Wednesday, June 11, 2014

Father's Day, Then and Now by Margaret Ullrich


Back in 2006 I wrote this Father's Day piece when I was a co-host on the radio show ‘2000 & Counting’.
2000 was a show geared to seniors, so my pieces were heavy on strolling down memory lane.  
This story got a chuckle from the other hosts and the staff then.
I hope it will get the same today…
I also hope all you Dads will have a great Father's Day!

      
     People talk about how Christmas has changed over the years.  Well, I think Father's Day has changed even more than Christmas has.
     In the fifties, Father's Day was pretty simple.  It was a snap to shop for Dads.  Moms were hard.  There were so many different toilet waters.  Lipstick colours changed every year.  One year Lucille Ball Red was popular.  The next year every lady was wearing Flaming Fuchsia.  
     I mean, how was an elementary school kid supposed to know what to get?  
   
     Dads were easy.  They always needed a pair of socks or another tie.  There WAS something about an Aqua Velva man.  The bottles of blue water came in a variety of sizes and they were all cheap.  If you had to soften Dad up for the report card that was coming, you could splurge on  Old Spice or English Leather for a few pennies more.

     If you'd blown all your money for Mother's Day - an easy thing to do - you could get another tube of Brylcreme.  Those little dabs went fast and Dad always needed more so he could look debonaire and Mom could run her fingers through his hair.  

     Keeping the family car spiffy has always been a Dad's job.  Remember when they were unwrapping their presents in the movie A Christmas Story?  Dad Darren McGavin was thrilled to get a tin of Simonize for his car.  
     It was big.  It was heavy.  It was cheap.  

     That was the Golden Age for Dads gifts.  But now?  Let's just say that Dads are getting to be as big a problem as Moms are, gift-wise.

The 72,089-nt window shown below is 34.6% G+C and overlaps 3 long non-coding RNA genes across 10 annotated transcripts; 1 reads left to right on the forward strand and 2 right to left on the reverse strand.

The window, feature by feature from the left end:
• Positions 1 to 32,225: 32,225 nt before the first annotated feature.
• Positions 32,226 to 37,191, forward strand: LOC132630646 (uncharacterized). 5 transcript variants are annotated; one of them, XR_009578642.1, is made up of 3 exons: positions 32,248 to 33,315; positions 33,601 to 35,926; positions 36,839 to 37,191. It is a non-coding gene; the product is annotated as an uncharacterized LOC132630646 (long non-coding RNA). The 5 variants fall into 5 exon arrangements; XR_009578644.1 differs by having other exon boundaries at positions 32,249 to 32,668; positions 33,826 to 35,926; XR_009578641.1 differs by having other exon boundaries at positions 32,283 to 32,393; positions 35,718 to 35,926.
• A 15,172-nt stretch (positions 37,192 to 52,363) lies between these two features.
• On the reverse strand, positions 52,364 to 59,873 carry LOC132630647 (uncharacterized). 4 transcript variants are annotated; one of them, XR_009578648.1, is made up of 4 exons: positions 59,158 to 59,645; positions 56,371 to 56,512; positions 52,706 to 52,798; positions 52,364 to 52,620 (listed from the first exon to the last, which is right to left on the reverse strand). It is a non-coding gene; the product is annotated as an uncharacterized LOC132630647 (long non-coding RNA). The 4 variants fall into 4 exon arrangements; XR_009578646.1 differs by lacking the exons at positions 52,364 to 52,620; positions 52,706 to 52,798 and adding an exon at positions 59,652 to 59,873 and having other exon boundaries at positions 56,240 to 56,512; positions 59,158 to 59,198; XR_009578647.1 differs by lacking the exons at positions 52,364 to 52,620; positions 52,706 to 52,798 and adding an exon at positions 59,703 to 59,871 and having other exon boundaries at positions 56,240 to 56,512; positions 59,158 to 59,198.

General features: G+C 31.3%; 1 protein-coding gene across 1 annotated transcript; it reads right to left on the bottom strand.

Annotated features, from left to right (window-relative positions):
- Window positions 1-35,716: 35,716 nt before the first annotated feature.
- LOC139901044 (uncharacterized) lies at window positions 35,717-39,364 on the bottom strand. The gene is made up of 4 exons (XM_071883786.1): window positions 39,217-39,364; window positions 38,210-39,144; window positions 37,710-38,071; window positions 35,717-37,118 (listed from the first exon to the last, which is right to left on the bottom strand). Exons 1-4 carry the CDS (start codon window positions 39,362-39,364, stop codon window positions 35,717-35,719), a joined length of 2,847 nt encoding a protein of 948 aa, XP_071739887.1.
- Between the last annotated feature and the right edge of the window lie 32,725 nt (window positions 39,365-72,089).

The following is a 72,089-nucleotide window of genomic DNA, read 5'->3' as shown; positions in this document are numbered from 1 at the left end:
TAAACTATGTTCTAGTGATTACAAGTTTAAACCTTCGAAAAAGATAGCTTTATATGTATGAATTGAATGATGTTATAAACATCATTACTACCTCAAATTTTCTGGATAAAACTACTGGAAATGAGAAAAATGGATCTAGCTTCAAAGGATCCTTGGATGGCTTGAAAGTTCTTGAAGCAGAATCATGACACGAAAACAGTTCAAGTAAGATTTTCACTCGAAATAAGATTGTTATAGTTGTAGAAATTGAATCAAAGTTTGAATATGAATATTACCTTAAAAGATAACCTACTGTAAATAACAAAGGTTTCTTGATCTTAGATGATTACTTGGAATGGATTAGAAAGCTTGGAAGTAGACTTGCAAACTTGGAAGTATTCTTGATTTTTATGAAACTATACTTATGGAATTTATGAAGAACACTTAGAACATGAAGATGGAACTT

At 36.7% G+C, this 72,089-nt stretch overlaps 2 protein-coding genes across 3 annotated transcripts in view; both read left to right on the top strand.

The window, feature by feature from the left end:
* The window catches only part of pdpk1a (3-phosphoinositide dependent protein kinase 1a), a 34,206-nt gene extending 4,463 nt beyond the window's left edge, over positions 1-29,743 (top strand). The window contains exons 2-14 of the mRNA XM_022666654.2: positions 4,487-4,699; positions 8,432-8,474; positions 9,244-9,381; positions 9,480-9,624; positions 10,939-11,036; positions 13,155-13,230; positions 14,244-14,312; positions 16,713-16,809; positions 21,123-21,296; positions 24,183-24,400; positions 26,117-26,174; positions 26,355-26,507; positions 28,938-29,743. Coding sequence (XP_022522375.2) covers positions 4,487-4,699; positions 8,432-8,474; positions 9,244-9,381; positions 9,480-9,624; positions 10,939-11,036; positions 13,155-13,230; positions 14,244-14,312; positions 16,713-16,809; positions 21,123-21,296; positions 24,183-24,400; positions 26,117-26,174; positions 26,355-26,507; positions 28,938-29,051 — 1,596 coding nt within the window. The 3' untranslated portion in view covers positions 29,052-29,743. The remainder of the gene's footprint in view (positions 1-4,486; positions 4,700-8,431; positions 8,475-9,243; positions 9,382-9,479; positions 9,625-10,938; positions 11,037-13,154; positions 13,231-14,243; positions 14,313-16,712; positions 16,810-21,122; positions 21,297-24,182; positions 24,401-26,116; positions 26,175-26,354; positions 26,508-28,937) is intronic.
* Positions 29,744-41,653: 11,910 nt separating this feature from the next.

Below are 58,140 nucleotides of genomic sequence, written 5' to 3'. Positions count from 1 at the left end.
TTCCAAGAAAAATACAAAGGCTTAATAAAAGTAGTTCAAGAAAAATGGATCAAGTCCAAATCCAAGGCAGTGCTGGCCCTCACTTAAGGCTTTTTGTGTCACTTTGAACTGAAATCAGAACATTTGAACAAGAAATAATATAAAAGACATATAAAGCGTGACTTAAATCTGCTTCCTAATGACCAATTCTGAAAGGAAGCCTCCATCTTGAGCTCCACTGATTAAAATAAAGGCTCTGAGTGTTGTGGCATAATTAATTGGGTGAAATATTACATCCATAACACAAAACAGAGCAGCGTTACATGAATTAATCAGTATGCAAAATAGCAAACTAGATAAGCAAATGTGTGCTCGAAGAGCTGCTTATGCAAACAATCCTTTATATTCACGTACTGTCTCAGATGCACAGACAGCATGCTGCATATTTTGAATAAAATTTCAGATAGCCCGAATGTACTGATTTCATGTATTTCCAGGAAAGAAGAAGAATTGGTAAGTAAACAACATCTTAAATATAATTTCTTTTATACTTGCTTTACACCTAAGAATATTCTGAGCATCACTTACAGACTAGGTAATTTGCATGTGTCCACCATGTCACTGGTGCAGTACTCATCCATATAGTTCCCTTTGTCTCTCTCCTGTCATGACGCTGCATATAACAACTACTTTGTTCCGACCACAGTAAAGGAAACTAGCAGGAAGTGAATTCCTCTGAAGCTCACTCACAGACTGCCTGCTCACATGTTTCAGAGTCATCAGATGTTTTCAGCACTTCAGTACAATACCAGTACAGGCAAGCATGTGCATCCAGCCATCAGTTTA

I always thought of men as being rough and ready in their grooming needs.  I raised a son.  He once took a bath, answered nature's call, then went straight to drying everything - and I mean everything - with the bath towel.  He thought cutting out a small step would save some time.  At least that was his explanation when I asked him about the skid marks on the yellow towel.  

     Now men have discovered their inner Alan Alda.  They know about brands like Nivea.  Soap on a rope has lost its oomph.  Blades and a can of Barbasol just won't cut it anymore.  Guys have discovered grooming sets: shower gels, body washes, face scrubs, after shave balms and a post shave soother that the nice sales clerk swore will control his beard's growth.  You know, the same crap and sales pitches they've been throwing at women for years.  

     And for the guy who's really into his feminine side, there are events like the Papa-razzi Package at the Fairmont Hotel in Vancouver.  The 36 hour getaway includes an hour-long massage, a facial, foot care, a souvenir shaving kit and a round of golf.  The package costs $2,165 plus taxes and airfare if you don't happen to live in Vancouver.  Hey, femininity never came cheap.